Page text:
Federal holidays were originally created to commemorate important events in the history of our nation. However, the real meaning of Christmas has no connection to the excesses of commercialism that so characterizes America today. Labor Day was originally created to honor the heroic struggles of organized labor against corporate tyranny. Thousands of people died in the fight to end the practice of child labor; to give us the forty hour work week and the weekend; to provide workers with a safer and more humane work place. Now Labor Day is an excuse to hold a sale. It has become a day in which millions of workers in the retail industry are forced to work. Few of these workers earn a living wage and most have poor, if any, benefits. Capitalism has turned the meaning of Labor Day on its head and subverted it to its own purposes.
As appalling as the co-option of these holidays are, perhaps none is more insulting to the spirit than the subversion of Dr. Martin Luther King 's birthday to the devices of patent commercialism. Those of us who recognize the just cause of the civil rights movement would be dishonoring the memory of Dr. King by going to the mall on his holiday and spending our money on trinkets of excess. To do so is to trivialize the danger that Dr. King and his followers faced. It would make petty the selfless acts of moral and physical courage that those who participated in the civil rights movement demonstrated. It would trivialize not only the life of Dr. King --it would make a mockery of all that his life symbolized. Dr. King deserves better from us.
The commemoration of Dr. King 's birthday is especially relevant to those of us who lived in his time. We remember how appalling conditions were in those days. We recall that black people could not go where white people went. They were relegated to using the back entrance to restaurants, if they were admitted at all. Blacks had their own drinking fountains. They were consigned to taking seats at the back of the bus and were required to give them up when whites demanded them. Movie theaters were segregated according to skin color, with the choice seats going to white patrons. I have seen all of this and more with my own eyes; and I will never forget it.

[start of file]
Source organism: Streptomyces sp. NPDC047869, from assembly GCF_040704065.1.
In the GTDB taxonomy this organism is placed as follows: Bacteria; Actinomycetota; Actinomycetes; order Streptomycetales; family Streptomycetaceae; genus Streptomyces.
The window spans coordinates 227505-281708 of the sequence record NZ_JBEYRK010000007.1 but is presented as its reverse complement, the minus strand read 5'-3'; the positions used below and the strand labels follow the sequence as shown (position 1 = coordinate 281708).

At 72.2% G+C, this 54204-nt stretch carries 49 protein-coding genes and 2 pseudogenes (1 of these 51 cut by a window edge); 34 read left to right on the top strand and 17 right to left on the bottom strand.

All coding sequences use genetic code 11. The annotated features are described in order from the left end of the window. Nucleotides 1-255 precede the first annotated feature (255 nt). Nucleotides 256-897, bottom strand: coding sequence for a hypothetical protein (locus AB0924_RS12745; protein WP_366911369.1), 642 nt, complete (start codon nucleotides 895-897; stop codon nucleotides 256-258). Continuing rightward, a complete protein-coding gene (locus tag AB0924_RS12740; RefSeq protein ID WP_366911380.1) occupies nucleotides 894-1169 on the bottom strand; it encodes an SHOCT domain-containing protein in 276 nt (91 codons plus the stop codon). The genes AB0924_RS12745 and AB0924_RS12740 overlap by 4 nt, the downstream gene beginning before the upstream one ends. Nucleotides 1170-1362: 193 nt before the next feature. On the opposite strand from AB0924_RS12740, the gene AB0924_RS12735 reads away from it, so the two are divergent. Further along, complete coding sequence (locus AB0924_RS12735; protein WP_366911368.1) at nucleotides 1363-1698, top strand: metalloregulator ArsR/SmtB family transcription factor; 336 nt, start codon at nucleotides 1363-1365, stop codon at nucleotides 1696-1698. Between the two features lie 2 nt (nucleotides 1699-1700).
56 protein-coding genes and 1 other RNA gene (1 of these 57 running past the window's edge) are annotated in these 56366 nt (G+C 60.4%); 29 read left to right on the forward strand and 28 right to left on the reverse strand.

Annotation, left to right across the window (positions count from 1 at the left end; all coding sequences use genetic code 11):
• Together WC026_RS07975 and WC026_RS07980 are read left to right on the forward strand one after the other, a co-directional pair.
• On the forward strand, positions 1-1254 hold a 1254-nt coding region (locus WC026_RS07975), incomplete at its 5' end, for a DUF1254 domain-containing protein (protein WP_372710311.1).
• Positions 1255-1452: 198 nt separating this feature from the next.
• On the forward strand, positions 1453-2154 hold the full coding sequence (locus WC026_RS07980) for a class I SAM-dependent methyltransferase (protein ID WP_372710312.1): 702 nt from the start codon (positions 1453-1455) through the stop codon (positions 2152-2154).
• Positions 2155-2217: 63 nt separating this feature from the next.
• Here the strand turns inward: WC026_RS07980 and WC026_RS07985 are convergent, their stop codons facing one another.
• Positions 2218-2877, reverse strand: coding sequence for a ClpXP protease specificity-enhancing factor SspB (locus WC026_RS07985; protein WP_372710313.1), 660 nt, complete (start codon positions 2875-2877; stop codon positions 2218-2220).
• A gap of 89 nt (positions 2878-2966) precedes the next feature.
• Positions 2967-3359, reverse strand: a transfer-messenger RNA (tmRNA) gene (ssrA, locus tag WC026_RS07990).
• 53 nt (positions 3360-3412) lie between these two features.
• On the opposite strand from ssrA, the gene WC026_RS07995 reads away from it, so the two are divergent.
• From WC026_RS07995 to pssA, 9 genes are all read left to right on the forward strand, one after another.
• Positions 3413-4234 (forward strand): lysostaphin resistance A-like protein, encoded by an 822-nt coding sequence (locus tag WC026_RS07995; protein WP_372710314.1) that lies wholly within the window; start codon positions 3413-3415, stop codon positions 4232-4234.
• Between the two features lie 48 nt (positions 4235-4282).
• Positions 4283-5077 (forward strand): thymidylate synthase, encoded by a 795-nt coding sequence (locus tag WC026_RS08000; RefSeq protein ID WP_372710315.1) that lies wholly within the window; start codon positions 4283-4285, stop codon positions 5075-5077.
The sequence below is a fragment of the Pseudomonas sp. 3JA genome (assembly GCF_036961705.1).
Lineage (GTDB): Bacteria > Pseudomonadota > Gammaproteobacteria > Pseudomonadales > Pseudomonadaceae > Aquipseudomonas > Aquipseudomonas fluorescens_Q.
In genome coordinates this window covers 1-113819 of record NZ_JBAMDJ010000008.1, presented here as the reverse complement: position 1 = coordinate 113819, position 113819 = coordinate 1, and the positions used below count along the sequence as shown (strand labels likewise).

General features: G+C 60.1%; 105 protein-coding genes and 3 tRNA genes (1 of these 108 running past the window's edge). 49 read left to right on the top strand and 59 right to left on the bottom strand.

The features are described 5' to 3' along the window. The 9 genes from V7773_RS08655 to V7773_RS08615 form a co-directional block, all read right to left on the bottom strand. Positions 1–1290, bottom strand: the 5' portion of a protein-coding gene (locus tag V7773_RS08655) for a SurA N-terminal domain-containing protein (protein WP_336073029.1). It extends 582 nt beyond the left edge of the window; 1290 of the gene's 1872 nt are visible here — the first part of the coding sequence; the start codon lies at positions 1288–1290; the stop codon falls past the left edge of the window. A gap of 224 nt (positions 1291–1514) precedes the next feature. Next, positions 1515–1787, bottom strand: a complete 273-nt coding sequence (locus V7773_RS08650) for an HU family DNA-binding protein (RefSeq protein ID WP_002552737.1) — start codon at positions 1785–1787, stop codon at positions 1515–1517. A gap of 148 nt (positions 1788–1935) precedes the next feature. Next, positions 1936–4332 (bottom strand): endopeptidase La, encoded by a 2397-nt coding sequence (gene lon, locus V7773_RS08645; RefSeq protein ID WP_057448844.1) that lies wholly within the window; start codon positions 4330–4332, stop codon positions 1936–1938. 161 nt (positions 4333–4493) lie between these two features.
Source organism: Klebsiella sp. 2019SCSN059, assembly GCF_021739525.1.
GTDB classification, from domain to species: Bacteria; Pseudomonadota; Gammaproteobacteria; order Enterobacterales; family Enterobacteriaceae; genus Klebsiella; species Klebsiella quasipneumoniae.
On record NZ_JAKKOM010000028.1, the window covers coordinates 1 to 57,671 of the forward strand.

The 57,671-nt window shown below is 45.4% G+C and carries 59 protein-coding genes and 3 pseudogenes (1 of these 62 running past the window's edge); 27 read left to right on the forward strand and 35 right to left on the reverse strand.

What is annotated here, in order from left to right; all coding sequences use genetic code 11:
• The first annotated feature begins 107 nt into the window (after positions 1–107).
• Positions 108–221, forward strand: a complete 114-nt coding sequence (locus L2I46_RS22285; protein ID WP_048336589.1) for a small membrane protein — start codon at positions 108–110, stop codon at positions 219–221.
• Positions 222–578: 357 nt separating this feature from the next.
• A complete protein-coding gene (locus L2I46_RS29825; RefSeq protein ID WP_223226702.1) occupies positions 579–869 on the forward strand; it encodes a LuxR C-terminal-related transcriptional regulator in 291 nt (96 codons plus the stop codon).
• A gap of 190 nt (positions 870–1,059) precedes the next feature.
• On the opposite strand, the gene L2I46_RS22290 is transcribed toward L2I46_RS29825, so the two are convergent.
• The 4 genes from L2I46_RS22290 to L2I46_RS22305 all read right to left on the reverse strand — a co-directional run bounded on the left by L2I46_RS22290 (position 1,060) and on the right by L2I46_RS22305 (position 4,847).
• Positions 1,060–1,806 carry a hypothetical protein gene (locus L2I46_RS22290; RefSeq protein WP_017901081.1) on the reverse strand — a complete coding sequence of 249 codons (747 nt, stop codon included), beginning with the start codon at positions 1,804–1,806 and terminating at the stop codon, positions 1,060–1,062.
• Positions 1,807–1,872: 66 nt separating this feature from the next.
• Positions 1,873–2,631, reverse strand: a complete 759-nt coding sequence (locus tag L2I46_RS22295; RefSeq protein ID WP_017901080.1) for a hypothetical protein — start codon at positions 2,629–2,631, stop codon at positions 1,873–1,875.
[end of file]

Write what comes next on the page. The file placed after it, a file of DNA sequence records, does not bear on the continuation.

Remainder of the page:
Prior to the success engendered by Dr. King and the civil rights movement, black people were routinely beaten by vigilante mobs of white supremacists. Lynchings were common in the Deep South. Homes and churches were sometimes burned to the ground, even with the black occupants still inside. The police and the militia were often called forth to turn water canons on the courageous men, women, and children who refused to be treated like second class citizens in a place that called itself a democracy. Many of them, including Dr. King, sacrificed their lives so that things could be different.
Too many of us have no conception of the climate of hate and discrimination that characterized the days before the civil rights movement. The young are especially prone to ignorance about how things were during America 's apartheid. Let us not forget how it was in those awful days. As imperfect as things are in America today, they used to be worse --much worse. Dr. King changed all of that.
Let us commemorate the spiritual legacy, the moral courage and fortitude that Dr. King brought to the social justice movement of this country. Let us celebrate the life of one of America 's greatest and brightest citizens. Let us take heart in his unwavering dedication to a doctrine of non violent resistance. We cannot honor Dr. King, or the countless brave souls who brought about sweeping social changes in the racially charged climate of the past, by emptying our wallets at shopping malls. Dr. King sacrificed his life for the just cause of racial and socio-economic equality. We are where we are today but by the grace of Dr. King and others like him. Let us take hope from the extraordinary example he set for us. We owe him something.